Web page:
No the niece that will be having the most recent baby shower is calling it a sprinkle. I had no idea what type of non-sense this was so I had to look it up. Apparently they weren't the ones that came up with the baby sprinkle so at least they don't have to live with the stigmatization of coming up with the name.

She has three little children. And they are pretty close in age. So why host another baby shower? Sorry. Baby sprinkle? They have everything that they need. And both she and her husband work. This coupled with the fact that his parents shower them already enough with gifts, vacations, and clothes for the kids doesn't - to me - make much sense.

I am thinking about taking some advice from The Washington Post and RSVP them that I will not be coming.

It isn't that I don't like them, but I do find this whole thing a little pretentious. It is a matter of wanting too much. Too quickly. I have been to their last a little over a year ago. Baby showers? Well, if you really need to have one, you can't afford the child otherwise, then you can put one together. But when you have everything that you will possibly need for the duration of your child's first year, minus the perishables of course. Then for me, it is better to just skip it.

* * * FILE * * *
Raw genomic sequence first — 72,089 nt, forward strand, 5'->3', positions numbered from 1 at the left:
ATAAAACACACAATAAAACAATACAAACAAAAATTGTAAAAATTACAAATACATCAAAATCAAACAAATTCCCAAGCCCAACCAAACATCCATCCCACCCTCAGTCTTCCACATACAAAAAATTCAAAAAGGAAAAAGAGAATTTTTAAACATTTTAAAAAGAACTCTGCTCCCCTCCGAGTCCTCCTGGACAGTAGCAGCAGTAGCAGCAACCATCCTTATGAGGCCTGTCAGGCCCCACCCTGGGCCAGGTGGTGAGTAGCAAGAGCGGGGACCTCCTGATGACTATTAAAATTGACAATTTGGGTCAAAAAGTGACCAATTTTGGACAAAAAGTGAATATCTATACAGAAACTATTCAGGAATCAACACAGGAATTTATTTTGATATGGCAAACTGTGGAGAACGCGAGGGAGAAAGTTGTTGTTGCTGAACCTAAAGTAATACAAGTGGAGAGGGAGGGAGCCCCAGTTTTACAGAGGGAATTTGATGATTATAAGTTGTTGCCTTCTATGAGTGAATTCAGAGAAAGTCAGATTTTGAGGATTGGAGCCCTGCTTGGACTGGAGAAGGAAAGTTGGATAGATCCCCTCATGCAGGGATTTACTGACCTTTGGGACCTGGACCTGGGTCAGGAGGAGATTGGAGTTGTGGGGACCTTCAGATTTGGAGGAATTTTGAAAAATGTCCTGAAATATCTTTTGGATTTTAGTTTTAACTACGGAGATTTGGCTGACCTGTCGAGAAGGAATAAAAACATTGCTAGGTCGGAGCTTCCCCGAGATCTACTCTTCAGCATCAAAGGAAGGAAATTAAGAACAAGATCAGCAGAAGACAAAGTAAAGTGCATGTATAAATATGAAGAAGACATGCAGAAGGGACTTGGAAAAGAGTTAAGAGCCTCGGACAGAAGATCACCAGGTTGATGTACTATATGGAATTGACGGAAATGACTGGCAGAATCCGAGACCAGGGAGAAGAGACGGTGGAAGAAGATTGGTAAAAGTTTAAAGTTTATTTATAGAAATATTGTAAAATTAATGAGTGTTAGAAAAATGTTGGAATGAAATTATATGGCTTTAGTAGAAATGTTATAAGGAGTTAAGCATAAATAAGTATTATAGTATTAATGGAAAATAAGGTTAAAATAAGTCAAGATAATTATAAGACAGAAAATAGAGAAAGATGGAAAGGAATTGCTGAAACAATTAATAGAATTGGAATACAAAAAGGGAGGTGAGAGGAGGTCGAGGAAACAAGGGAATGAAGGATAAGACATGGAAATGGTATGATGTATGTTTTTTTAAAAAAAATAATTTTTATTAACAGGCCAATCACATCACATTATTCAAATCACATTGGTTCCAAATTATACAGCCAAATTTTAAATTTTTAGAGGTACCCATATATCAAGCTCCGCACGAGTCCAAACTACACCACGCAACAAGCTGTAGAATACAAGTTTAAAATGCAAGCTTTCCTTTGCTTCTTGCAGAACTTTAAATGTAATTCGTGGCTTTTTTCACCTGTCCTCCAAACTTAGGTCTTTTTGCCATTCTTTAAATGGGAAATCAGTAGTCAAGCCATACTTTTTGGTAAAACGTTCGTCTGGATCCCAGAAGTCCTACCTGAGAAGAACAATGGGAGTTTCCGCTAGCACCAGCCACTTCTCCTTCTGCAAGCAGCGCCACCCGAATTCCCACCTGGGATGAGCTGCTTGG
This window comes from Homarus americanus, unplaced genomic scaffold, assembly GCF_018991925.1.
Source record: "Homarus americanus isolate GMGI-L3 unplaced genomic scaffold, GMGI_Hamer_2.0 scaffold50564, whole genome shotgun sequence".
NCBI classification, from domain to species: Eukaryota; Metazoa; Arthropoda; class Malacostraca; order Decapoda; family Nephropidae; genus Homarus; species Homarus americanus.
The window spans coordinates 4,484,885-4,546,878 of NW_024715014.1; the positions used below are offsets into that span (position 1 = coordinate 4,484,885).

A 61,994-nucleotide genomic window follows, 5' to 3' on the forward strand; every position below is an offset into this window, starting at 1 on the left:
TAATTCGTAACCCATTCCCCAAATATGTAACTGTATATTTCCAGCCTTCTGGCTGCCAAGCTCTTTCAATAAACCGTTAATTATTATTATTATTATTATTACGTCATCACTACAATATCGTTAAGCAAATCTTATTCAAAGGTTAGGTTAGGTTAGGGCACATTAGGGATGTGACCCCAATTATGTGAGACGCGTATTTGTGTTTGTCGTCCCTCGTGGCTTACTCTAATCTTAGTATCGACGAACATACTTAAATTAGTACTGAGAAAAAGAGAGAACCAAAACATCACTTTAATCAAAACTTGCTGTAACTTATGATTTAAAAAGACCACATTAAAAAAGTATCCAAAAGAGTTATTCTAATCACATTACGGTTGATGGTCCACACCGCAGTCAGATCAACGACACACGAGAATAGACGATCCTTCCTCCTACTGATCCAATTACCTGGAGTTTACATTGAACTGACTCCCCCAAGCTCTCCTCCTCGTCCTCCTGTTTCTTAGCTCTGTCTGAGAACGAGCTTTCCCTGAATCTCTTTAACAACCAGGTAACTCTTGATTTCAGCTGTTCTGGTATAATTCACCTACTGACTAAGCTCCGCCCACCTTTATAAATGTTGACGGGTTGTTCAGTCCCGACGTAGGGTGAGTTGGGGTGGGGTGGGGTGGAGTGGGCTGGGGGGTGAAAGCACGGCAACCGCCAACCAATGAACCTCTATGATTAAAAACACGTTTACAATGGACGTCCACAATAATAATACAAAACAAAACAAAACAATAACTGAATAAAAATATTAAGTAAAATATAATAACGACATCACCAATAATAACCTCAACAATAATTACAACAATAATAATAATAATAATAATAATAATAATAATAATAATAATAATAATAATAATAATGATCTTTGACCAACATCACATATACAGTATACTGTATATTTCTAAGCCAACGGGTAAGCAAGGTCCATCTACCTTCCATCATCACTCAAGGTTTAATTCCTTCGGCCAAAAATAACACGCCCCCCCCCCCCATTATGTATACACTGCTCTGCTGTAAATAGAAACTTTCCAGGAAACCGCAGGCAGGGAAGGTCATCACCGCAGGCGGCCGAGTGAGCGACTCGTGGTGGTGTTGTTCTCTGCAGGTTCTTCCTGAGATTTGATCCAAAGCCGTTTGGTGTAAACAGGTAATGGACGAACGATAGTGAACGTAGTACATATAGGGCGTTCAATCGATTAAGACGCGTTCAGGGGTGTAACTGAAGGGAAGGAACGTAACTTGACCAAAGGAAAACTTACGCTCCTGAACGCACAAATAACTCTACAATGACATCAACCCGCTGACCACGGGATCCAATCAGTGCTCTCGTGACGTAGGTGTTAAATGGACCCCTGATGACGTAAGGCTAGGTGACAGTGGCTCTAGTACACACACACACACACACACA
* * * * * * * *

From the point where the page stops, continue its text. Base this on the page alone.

For me the desire to stay child free was the best decision I ever made.

The fact that I don't have to worry about taking care of a child isn't one that I ever had. But there is so much non-sense that goes along with it that I am just better off.

Just for clarification, kids are great. Just not when they are supposed to be a factor for a day at the spa and tons of gifts.

Quantum Entanglement

Speaking very generally, there are two ways to understand that entanglement experiment. One is that nothing changed when you measured and the states always had the value you measured, you just didn't know about it. This is known as hidden variables.

The second is that not only don't we know the state of the particles, they don't fundamentally have a determined state until you measure them.